- Minister Sello’s secretary and two male accomplices detained in SA ahead of 19 December court appearance
MINING Minister Keketso Sello’s personal secretary, Refiloe Mokone, was on Monday arrested by the South African Police Service’s elite crime fighting unit, the Hawks, for allegedly smuggling diamonds into South Africa.
Ms Mokone, who was traveling in the minister’s official vehicle, was arrested along with three men who are not public servants and the quartet briefly appeared in the Ladybrand Magistrates’ Court.
Only one of the suspects was released but Ms Mokone and the others remain in custody. They will appear again in court on 19 December this year.
Attempts to obtain comment from the Hawks proved fruitless as their phones went unanswered yesterday.
The incident has sent shockwaves in the government with Mining Ministry Spokesperson Rorisang Mahlo saying they were in “total shock” as this is not the way in which Lesotho diamonds are exported.
He said the ministry had no idea where Ms Mokone got the diamonds as those in the ministry’s care were still intact.
“While at this point, we have no idea where the diamonds may have come from, it would be a highly abnormal occurrence for the Lesotho diamonds to be exported in that manner,” Mr Mahlo said.
The official statement released by the Ministry of Mining on Friday states that “the Ministry has discovered that one of its employees working as a private secretary to the Minister of Mining was arrested along with three men by the South African police in Ladybrand on Monday 3 December, 2018 for illegal possession of diamonds”.
“The ministry has followed up on the matter and the Ministry has confirmed that …they have appeared before the Ladybrand Magistrates’ Court on Tuesday 4 December 2018.
“One of the men was released by the court while the official and the other two men are still in police custody awaiting to appear in the Ladybrand Magistrates’ Court on 19 December 2018.
“More information regarding the arrest of the official will become clear when the case resumes on 19 December 2018.”
Some government sources claimed that the diamonds were worth at least M500 million- an allegation that was dismissed by Mr Mahlo on the grounds that the value could not be readily ascertained in the absence of qualified diamond evaluators.
There have been serious concerns that Lesotho is not fully benefitting from its diamonds amid indications that smuggling is a major factor.
Over the years, there have been cases of diamond smuggling and back in 2014, the then Prime Minister Pakalitha Mosisili spoke a new “diamond rush” that had hit Leribe and Butha-Buthe districts characterised by illegal diamond trading and smuggling into South Africa.
“This is an unfortunate situation because Lesotho signed the Kimberly Process Agreement as a way of curbing illicit diamonds,” Dr Mosisili said at the time.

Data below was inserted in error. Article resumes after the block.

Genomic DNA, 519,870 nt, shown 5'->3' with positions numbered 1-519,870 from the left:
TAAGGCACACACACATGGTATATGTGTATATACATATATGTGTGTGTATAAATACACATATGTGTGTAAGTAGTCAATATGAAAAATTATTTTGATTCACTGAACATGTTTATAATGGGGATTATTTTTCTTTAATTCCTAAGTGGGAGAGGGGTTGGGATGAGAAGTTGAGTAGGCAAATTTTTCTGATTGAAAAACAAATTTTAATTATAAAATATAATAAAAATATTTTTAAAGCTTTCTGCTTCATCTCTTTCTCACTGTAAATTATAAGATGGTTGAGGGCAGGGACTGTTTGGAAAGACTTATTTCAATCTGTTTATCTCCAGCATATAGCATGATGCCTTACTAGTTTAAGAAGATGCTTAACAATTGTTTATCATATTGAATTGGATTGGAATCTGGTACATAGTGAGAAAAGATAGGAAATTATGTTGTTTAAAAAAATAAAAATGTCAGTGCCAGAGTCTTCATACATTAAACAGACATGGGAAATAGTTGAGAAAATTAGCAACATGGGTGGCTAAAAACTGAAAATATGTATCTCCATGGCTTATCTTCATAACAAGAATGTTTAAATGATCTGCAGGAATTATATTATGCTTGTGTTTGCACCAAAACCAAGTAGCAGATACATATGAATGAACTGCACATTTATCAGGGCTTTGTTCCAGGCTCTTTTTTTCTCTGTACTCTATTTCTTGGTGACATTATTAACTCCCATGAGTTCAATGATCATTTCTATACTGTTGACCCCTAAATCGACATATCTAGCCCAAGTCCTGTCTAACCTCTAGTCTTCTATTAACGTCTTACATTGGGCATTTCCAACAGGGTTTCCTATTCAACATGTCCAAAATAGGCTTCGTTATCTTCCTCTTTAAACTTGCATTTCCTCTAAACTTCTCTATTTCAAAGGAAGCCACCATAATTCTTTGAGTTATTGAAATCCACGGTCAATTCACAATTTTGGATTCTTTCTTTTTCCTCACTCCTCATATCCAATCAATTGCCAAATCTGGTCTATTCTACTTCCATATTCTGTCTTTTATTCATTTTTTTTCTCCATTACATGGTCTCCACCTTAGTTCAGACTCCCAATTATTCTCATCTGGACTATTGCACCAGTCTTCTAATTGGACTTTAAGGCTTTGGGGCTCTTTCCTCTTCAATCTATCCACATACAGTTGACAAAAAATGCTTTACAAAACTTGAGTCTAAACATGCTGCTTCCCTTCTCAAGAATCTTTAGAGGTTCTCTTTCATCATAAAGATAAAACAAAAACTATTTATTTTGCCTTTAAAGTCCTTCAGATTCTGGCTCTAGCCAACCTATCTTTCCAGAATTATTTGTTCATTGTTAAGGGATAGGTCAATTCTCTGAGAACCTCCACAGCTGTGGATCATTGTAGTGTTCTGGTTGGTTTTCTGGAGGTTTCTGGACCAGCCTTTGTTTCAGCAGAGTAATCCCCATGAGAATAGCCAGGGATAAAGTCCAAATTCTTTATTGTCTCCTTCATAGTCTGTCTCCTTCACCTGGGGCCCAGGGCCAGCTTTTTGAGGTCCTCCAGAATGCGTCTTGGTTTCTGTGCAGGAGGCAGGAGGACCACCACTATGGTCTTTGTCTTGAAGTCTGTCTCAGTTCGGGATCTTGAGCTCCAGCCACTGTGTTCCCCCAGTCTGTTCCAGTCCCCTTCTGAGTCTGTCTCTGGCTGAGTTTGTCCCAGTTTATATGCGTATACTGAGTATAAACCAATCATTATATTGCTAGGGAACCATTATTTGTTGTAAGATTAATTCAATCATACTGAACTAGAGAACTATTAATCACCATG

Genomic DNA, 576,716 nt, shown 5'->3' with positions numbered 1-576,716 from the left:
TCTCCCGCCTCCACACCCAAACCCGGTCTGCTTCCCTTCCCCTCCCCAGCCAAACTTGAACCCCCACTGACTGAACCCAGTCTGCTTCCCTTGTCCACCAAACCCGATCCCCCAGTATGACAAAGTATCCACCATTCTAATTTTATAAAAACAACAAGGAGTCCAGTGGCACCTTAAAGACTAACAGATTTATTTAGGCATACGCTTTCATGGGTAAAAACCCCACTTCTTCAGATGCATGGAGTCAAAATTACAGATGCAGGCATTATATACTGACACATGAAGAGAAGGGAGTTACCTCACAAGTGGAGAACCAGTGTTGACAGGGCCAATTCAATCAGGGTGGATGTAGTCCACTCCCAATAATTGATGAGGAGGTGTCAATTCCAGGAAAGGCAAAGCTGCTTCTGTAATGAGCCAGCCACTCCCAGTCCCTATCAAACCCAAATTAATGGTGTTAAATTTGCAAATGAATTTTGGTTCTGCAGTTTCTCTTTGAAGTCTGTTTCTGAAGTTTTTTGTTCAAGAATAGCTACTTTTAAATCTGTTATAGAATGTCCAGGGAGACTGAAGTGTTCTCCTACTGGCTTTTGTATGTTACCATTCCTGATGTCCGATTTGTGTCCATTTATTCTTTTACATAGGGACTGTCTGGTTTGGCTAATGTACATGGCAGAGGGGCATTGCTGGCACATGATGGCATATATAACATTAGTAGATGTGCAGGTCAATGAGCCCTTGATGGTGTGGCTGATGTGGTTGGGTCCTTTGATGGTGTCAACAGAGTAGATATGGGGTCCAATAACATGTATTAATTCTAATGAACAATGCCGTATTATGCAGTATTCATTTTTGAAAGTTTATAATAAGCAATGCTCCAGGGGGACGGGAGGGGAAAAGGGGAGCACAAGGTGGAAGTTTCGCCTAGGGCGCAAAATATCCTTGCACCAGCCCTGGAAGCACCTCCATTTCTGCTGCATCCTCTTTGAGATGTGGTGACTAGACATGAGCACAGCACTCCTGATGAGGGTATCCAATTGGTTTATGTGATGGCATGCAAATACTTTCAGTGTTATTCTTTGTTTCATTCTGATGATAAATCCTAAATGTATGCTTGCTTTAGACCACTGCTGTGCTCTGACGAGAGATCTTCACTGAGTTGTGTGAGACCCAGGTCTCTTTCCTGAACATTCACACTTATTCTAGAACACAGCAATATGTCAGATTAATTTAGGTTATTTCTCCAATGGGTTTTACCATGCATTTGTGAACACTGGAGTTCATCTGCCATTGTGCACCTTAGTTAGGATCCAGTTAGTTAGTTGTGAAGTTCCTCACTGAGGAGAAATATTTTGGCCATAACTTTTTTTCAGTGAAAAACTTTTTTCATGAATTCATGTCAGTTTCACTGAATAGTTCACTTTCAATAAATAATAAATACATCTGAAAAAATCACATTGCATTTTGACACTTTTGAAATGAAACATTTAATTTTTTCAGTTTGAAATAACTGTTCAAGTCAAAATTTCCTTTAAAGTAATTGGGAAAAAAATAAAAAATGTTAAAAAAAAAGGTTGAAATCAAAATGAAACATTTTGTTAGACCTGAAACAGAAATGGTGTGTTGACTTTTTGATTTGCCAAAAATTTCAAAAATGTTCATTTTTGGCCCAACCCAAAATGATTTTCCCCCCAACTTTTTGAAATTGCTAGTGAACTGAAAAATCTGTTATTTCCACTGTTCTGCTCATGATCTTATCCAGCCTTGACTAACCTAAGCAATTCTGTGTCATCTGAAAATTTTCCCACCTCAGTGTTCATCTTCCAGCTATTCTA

That same year, a diamond smuggling ring involving two police constables, four Basotho men and two South Africans of Indian origin was busted by Maputsoe Police.
More recently in September 2017, Ntemekoane Chapa of Maseru and Nthule Lets’olo of Maputsoe were handed a six-year jail sentence after being found in illegal possession of diamonds.
The police found two diamonds in their possession, one a rough 11.33 carat diamond worth M41 991 and the other a polished 2.87 carat diamond worth M 120 558.
The accused told the police that they bought the diamonds from a man who obtained them at Kao Mine.
Despite these and other statistics, Mr Mahlo said incidents of diamond smuggling were very low with an average of just three cases being reported annually. He said these were for diamonds below 100 carats.
He said the Maputsoe border in Leribe and the Calendonspoort border in Butha-Buthe were the hotspots for diamond smuggling.
“While we cannot say much about unreported cases, the statistics show that on average, we have three cases of diamond smuggling per year and it is for diamonds that are under 100 carats.
“So, this information does not agree with the common belief that this country is losing many diamonds due to smuggling. We however, appeal to people who suspect that diamond smuggling to come forward and report to the police.”
Mr Mahlo said that diamonds were exported under heavy and strict security in a process where all stakeholders such as the mining company, ministry and Lesotho Revenue Authority officials are involved. He further said that diamonds were exported by air and not by road.
Attempts to get in touch with the South African police were not immediately successful as the telephone numbers of Captain Sfiso Nyakene from Bloemfontein were not going through.